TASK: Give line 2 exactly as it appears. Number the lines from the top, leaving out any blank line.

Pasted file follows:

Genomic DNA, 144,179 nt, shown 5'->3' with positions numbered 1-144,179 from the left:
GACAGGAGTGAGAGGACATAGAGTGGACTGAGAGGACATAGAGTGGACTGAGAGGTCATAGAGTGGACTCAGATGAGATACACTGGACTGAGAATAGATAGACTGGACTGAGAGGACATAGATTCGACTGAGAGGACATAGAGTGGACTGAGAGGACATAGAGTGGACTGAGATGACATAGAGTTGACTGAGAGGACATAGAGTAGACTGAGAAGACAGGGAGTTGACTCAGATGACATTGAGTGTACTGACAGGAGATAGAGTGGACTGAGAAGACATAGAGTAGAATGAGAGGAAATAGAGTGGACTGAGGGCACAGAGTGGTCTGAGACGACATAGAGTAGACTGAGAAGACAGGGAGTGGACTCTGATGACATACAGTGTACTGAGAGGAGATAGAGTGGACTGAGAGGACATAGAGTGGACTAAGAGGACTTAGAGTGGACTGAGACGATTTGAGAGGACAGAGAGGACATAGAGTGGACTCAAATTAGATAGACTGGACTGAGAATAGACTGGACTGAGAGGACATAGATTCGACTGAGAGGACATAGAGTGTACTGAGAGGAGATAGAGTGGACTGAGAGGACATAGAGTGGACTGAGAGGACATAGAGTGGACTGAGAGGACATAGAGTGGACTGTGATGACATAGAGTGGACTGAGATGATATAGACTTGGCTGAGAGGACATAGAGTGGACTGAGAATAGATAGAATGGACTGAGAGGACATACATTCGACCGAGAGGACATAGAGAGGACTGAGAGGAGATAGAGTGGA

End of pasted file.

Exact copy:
GACAGGAGTGAGAGGACATAGAGTGGACTGAGAGGACATAGAGTGGACTGAGAGGTCATAGAGTGGACTCAGATGAGATACACTGGACTGAGAATAGATAGACTGGACTGAGAGGACATAGATTCGACTGAGAGGACATAGAGTGGACTGAGAGGACATAGAGTGGACTGAGATGACATAGAGTTGACTGAGAGGACATAGAGTAGACTGAGAAGACAGGGAGTTGACTCAGATGACATTGAGTGTACTGACAGGAGATAGAGTGGACTGAGAAGACATAGAGTAGAATGAGAGGAAATAGAGTGGACTGAGGGCACAGAGTGGTCTGAGACGACATAGAGTAGACTGAGAAGACAGGGAGTGGACTCTGATGACATACAGTGTACTGAGAGGAGATAGAGTGGACTGAGAGGACATAGAGTGGACTAAGAGGACTTAGAGTGGACTGAGACGATTTGAGAGGACAGAGAGGACATAGAGTGGACTCAAATTAGATAGACTGGACTGAGAATAGACTGGACTGAGAGGACATAGATTCGACTGAGAGGACATAGAGTGTACTGAGAGGAGATAGAGTGGACTGAGAGGACATAGAGTGGACTGAGAGGACATAGAGTGGACTGAGAGGACATAGAGTGGACTGTGATGACATAGAGTGGACTGAGATGATATAGACTTGGCTGAGAGGACATAGAGTGGACTGAGAATAGATAGAATGGACTGAGAGGACATACATTCGACCGAGAGGACATAGAGAGGACTGAGAGGAGATAGAGTGGA